“The little fella is three months [old], but he’ll be the same, no doubt. It is brilliant to know they will both be able to play professionally in the future if they want to.”

VIP and general admission tickets are still available to the South Sydney Rabbitohs v New Zealand Warriors round five NRL clash at the Sunshine Coast Stadium on April 13. Gates open at 12pm.
Curtain raiser: Sunshine Coast Falcons v Easts Tigers at 12.40pm
NRL game kick off at 3pm.
Tickets available at

Do you think the Sunshine Coast should have an NRL team?

This is a question My Weekly Preview asked two years ago, and with the NRL chief executive Todd Greenberg ramping up talks of expansion or team relocation in the past few weeks, it has become more valid than ever. We asked some NRL greats, past and present, for their thoughts.

Chris Flannery

Former Sydney Roosters player and current Sunshine Coast Falcons CEO

“The more times we can fill the Sunshine Coast Stadium and show that the demand exceeds what we currently have here, that is always going to be positive for any future bid for [stadium] upgrades and our own team.

“There has been a bit of talk over the last month by the NRL CEO Todd Greenberg in regards to expansion and Redcliffe is being touted as a possible inclusion to the NRL. They’re the frontrunners, but a lot of people who don’t want an extra team in Brisbane certainly think the Sunshine Coast would be a great location to have an extra NRL team.

“A lot of things are being spoken about, but if we continue to improve the facilities here at Sunshine Coast Stadium and do everything possible to bring those crowds to the Sunshine Coast, who knows what’ll happen in the future.”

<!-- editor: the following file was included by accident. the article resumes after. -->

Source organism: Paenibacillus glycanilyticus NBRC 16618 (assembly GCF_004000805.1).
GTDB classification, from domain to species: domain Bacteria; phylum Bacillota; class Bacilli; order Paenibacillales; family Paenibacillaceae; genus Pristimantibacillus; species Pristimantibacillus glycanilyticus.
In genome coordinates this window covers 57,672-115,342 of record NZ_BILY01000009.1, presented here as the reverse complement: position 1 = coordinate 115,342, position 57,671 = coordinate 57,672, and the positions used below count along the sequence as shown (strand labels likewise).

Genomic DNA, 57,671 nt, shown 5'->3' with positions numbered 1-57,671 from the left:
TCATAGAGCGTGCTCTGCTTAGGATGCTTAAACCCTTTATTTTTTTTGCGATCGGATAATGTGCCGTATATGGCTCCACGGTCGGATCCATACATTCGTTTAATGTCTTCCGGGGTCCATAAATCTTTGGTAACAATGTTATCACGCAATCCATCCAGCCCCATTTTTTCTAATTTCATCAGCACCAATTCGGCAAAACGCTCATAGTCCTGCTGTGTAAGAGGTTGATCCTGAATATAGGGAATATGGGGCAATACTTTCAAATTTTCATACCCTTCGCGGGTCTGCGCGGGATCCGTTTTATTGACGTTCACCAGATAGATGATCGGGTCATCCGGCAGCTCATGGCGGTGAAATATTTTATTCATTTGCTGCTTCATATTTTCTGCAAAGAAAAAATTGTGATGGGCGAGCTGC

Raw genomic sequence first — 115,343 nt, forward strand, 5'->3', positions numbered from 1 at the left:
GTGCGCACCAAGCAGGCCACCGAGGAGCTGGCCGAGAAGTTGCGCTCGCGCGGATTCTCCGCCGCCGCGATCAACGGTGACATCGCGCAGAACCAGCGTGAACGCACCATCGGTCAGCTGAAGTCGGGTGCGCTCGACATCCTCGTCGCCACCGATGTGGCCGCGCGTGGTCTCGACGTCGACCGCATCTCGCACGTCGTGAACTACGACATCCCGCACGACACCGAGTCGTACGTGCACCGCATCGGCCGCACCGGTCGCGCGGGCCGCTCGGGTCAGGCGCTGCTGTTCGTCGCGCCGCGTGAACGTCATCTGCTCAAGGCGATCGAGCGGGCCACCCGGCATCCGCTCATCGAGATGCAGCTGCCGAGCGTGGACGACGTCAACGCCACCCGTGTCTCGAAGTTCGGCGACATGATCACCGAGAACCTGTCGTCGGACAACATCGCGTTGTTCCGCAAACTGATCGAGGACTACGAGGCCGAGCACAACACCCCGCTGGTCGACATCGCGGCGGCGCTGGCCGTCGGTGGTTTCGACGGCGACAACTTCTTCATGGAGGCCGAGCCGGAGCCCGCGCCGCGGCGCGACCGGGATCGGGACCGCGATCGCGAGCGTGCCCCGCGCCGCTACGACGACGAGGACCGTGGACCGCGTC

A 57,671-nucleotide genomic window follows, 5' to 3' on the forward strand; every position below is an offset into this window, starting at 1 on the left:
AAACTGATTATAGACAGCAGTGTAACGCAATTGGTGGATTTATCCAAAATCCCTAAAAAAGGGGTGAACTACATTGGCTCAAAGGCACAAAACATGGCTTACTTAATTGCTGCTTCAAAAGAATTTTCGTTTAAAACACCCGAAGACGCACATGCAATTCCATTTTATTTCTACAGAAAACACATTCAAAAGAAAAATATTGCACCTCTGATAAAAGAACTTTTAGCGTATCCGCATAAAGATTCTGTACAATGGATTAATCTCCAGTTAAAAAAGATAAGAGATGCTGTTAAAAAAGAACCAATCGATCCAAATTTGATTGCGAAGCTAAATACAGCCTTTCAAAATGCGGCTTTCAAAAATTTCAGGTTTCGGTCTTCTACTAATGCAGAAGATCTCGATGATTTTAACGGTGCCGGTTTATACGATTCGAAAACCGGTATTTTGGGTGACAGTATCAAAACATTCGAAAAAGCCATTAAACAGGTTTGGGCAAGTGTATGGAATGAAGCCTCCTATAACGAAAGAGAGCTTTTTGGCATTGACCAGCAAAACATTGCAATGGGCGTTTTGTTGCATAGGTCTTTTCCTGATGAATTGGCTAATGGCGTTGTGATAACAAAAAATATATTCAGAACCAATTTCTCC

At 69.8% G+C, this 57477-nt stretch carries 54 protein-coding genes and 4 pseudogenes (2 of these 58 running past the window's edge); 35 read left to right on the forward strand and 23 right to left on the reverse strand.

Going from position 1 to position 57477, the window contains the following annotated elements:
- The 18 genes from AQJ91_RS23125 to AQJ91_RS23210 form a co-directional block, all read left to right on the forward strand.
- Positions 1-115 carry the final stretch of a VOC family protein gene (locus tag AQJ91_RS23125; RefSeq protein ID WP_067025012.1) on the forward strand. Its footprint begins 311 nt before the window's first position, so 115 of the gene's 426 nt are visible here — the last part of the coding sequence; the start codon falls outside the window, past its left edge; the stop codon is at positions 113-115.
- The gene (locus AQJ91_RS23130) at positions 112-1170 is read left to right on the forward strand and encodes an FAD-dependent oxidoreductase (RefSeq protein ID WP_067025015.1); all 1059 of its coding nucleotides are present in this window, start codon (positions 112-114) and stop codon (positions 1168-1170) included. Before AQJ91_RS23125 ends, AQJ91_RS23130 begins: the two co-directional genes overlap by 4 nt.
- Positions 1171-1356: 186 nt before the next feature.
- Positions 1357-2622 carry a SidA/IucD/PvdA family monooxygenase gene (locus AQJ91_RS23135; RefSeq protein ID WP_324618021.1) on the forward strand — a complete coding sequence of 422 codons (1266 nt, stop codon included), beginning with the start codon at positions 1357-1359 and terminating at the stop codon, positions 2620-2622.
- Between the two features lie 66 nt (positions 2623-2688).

Paul ‘Chief’ Harragon

Former Newcastle Knights and Australian international player, TV presenter and current NRL commentator 

“I have been to the Coast plenty of times and I love how passionate they are about the game. Having the NRL host round matches there will give the proper homage to rugby league that many want in that area, and the Coast has produced a number of great footballers over the years.

“I know the Coast will attract consistent crowds. It reminds me a bit of Newcastle before the Knights. Every now and then an NRL trial match would come along and we used to absolutely love it. Further down the track, the Knights were formed and the community really got behind that ambition for us to have our own team.

“Over a period of time, if it is strategically planned, the Sunshine Coast could definitely have a crack at getting their own team. Expansion is part of the game for the NRL and I would like to think the Coast would certainly, one day, be in the comp.”


Sam Burgess

South Sydney Rabbitohs captain

“The round five match – where we will face up against the Warriors – is a step forward for the Sunshine Coast and maybe the NRL bosses will see the success that might come from having a permanent NRL team there.

“I’m all for it; any expansion of the game is fantastic. There is heaps of talent around the country, so giving these players the opportunity to play professionally is only a positive thing.

“I remember growing up as an eight-year-old kid and how it was so exciting to see a professional open training session. I remembered every player who stopped to interact with me after training and I have followed their careers.

“The power of that is the more teams there are out there, interacting with young players, even if they inspire just one kid to pursue their dream, that’s what the NRL is about and it means we’re doing a good job.”


Roxy has been a journalist for more than a decade and joined the MWP team at the end of 2016. She is a chocolate-powered writing machine who loves to engage with the Coast community, uncover untold inspirational stories and share information that can help people.